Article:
Have you guys been reading the series on Salon.com called Real Families? Well, if not, you should start. I promise it’s super-good, y'all. Personally, I love reading first-person accounts from people who are deeply different from me. I'm fascinated by other people's choices, especially when they’re the kinds of choices that get publicly vilified. Enter Rahna Reiko Rizzuto, whose essay, "Why I Left My Children," is destined to battle the Charlie Sheen saga for water cooler fodder this week.
In the essay, Rizzuto admits to all kinds of un-admitable mommy sins -- like putting her career first and not wanting children in the first place. She's so honest and open that it's easy for me to empathize with her even though I feel very differently about wanting children (just one example, people). Personally, I think it needs to be okay for women to admit that not everyone is cut out for mommydom and not everyone finds it to be the blissful, glowy experience that society tells them it is.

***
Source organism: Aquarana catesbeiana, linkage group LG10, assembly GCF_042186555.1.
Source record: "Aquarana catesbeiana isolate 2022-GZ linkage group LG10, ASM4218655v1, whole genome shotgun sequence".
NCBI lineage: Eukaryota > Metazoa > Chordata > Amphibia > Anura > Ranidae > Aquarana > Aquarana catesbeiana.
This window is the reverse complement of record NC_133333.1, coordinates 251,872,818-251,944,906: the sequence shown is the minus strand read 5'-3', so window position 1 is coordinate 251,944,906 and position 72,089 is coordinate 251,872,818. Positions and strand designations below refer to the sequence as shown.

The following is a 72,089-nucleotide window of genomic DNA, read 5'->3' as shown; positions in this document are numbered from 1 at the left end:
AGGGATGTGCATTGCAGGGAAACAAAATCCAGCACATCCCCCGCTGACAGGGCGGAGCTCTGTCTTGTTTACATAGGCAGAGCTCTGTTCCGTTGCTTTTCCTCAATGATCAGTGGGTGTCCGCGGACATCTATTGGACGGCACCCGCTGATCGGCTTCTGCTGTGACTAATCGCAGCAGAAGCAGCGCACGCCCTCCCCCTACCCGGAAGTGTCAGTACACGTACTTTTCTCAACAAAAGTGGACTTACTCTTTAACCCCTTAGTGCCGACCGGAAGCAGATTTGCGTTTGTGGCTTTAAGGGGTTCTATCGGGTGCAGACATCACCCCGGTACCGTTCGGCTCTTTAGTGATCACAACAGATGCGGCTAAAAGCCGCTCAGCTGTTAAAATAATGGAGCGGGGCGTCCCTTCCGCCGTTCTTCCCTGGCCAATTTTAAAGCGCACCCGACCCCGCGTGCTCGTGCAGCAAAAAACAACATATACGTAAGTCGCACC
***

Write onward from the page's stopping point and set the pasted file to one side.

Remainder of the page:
What do you think? Was it horrible of Rizzuto to have admitted these things, especially since she (unlike me) signed her real name to the essay and, theoretically, her kids might someday read it?
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